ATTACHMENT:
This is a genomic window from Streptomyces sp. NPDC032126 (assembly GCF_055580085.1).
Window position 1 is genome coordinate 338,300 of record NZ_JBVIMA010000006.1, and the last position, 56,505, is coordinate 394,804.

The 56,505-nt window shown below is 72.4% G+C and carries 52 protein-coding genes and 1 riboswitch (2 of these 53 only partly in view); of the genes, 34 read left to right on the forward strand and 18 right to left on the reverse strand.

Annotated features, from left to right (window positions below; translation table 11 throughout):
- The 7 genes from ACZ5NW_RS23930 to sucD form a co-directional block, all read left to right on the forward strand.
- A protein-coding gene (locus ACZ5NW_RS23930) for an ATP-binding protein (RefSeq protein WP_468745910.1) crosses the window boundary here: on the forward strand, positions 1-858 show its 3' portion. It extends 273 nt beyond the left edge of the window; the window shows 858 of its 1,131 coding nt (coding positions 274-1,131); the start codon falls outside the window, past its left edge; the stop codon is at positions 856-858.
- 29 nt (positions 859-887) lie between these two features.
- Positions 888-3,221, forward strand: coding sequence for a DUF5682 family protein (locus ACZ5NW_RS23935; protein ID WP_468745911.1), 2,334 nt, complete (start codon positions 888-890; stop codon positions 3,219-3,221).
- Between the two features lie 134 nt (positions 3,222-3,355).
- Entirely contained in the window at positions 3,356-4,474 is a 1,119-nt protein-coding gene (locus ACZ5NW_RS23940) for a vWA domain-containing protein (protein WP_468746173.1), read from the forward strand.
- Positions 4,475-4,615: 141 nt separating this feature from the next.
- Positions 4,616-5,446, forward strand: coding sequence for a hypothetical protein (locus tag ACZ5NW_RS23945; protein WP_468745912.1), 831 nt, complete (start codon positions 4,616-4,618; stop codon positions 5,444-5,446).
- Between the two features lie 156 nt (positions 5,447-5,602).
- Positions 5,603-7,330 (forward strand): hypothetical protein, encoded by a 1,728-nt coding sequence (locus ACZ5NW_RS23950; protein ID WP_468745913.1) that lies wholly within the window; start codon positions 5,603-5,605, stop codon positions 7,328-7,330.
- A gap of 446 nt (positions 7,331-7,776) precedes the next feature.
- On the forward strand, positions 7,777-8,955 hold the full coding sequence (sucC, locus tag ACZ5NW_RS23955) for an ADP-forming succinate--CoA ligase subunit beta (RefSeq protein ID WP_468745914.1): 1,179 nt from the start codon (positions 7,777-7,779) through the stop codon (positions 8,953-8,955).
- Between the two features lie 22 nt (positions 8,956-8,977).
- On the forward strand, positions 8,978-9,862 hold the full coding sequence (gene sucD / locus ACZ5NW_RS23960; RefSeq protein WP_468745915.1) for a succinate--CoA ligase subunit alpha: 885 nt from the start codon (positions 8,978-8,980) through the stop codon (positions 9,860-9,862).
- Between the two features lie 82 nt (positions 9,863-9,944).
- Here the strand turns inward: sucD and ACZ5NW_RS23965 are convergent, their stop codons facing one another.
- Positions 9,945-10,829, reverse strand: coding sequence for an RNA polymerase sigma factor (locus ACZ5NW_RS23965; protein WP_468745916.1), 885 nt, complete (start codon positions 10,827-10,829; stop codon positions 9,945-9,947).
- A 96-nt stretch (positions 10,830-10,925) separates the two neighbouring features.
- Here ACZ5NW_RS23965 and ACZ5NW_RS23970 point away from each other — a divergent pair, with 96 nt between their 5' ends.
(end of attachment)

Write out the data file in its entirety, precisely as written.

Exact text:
This is a genomic window from Streptomyces sp. NPDC032126 (assembly GCF_055580085.1).
Window position 1 is genome coordinate 338,300 of record NZ_JBVIMA010000006.1, and the last position, 56,505, is coordinate 394,804.

The 56,505-nt window shown below is 72.4% G+C and carries 52 protein-coding genes and 1 riboswitch (2 of these 53 only partly in view); of the genes, 34 read left to right on the forward strand and 18 right to left on the reverse strand.

Annotated features, from left to right (window positions below; translation table 11 throughout):
- The 7 genes from ACZ5NW_RS23930 to sucD form a co-directional block, all read left to right on the forward strand.
- A protein-coding gene (locus ACZ5NW_RS23930) for an ATP-binding protein (RefSeq protein WP_468745910.1) crosses the window boundary here: on the forward strand, positions 1-858 show its 3' portion. It extends 273 nt beyond the left edge of the window; the window shows 858 of its 1,131 coding nt (coding positions 274-1,131); the start codon falls outside the window, past its left edge; the stop codon is at positions 856-858.
- 29 nt (positions 859-887) lie between these two features.
- Positions 888-3,221, forward strand: coding sequence for a DUF5682 family protein (locus ACZ5NW_RS23935; protein ID WP_468745911.1), 2,334 nt, complete (start codon positions 888-890; stop codon positions 3,219-3,221).
- Between the two features lie 134 nt (positions 3,222-3,355).
- Entirely contained in the window at positions 3,356-4,474 is a 1,119-nt protein-coding gene (locus ACZ5NW_RS23940) for a vWA domain-containing protein (protein WP_468746173.1), read from the forward strand.
- Positions 4,475-4,615: 141 nt separating this feature from the next.
- Positions 4,616-5,446, forward strand: coding sequence for a hypothetical protein (locus tag ACZ5NW_RS23945; protein WP_468745912.1), 831 nt, complete (start codon positions 4,616-4,618; stop codon positions 5,444-5,446).
- Between the two features lie 156 nt (positions 5,447-5,602).
- Positions 5,603-7,330 (forward strand): hypothetical protein, encoded by a 1,728-nt coding sequence (locus ACZ5NW_RS23950; protein ID WP_468745913.1) that lies wholly within the window; start codon positions 5,603-5,605, stop codon positions 7,328-7,330.
- A gap of 446 nt (positions 7,331-7,776) precedes the next feature.
- On the forward strand, positions 7,777-8,955 hold the full coding sequence (sucC, locus tag ACZ5NW_RS23955) for an ADP-forming succinate--CoA ligase subunit beta (RefSeq protein ID WP_468745914.1): 1,179 nt from the start codon (positions 7,777-7,779) through the stop codon (positions 8,953-8,955).
- Between the two features lie 22 nt (positions 8,956-8,977).
- On the forward strand, positions 8,978-9,862 hold the full coding sequence (gene sucD / locus ACZ5NW_RS23960; RefSeq protein WP_468745915.1) for a succinate--CoA ligase subunit alpha: 885 nt from the start codon (positions 8,978-8,980) through the stop codon (positions 9,860-9,862).
- Between the two features lie 82 nt (positions 9,863-9,944).
- Here the strand turns inward: sucD and ACZ5NW_RS23965 are convergent, their stop codons facing one another.
- Positions 9,945-10,829, reverse strand: coding sequence for an RNA polymerase sigma factor (locus ACZ5NW_RS23965; protein WP_468745916.1), 885 nt, complete (start codon positions 10,827-10,829; stop codon positions 9,945-9,947).
- A 96-nt stretch (positions 10,830-10,925) separates the two neighbouring features.
- Here ACZ5NW_RS23965 and ACZ5NW_RS23970 point away from each other — a divergent pair, with 96 nt between their 5' ends.